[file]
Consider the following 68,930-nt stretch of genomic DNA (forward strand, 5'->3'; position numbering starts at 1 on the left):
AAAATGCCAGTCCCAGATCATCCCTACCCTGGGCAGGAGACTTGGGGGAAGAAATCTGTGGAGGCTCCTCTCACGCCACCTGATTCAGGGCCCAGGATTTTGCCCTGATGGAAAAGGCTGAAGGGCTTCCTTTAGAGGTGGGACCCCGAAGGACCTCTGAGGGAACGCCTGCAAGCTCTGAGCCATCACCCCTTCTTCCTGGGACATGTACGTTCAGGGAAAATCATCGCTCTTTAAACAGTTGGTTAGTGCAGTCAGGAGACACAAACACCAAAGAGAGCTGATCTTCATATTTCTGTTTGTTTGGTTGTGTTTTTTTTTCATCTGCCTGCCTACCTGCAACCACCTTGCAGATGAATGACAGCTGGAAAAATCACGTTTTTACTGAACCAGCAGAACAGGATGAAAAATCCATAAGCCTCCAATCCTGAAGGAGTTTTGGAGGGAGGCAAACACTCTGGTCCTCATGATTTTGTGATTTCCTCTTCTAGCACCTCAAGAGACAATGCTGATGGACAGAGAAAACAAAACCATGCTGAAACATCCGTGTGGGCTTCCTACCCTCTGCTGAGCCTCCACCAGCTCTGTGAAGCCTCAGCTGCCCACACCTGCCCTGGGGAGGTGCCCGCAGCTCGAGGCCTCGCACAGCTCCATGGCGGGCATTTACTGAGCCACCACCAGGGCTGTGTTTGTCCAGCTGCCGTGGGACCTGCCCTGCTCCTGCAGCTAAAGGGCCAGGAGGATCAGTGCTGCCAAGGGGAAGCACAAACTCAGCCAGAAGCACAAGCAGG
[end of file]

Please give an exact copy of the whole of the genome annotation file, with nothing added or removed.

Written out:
Consider the following 68,930-nt stretch of genomic DNA (forward strand, 5'->3'; position numbering starts at 1 on the left):
AAAATGCCAGTCCCAGATCATCCCTACCCTGGGCAGGAGACTTGGGGGAAGAAATCTGTGGAGGCTCCTCTCACGCCACCTGATTCAGGGCCCAGGATTTTGCCCTGATGGAAAAGGCTGAAGGGCTTCCTTTAGAGGTGGGACCCCGAAGGACCTCTGAGGGAACGCCTGCAAGCTCTGAGCCATCACCCCTTCTTCCTGGGACATGTACGTTCAGGGAAAATCATCGCTCTTTAAACAGTTGGTTAGTGCAGTCAGGAGACACAAACACCAAAGAGAGCTGATCTTCATATTTCTGTTTGTTTGGTTGTGTTTTTTTTTCATCTGCCTGCCTACCTGCAACCACCTTGCAGATGAATGACAGCTGGAAAAATCACGTTTTTACTGAACCAGCAGAACAGGATGAAAAATCCATAAGCCTCCAATCCTGAAGGAGTTTTGGAGGGAGGCAAACACTCTGGTCCTCATGATTTTGTGATTTCCTCTTCTAGCACCTCAAGAGACAATGCTGATGGACAGAGAAAACAAAACCATGCTGAAACATCCGTGTGGGCTTCCTACCCTCTGCTGAGCCTCCACCAGCTCTGTGAAGCCTCAGCTGCCCACACCTGCCCTGGGGAGGTGCCCGCAGCTCGAGGCCTCGCACAGCTCCATGGCGGGCATTTACTGAGCCACCACCAGGGCTGTGTTTGTCCAGCTGCCGTGGGACCTGCCCTGCTCCTGCAGCTAAAGGGCCAGGAGGATCAGTGCTGCCAAGGGGAAGCACAAACTCAGCCAGAAGCACAAGCAGG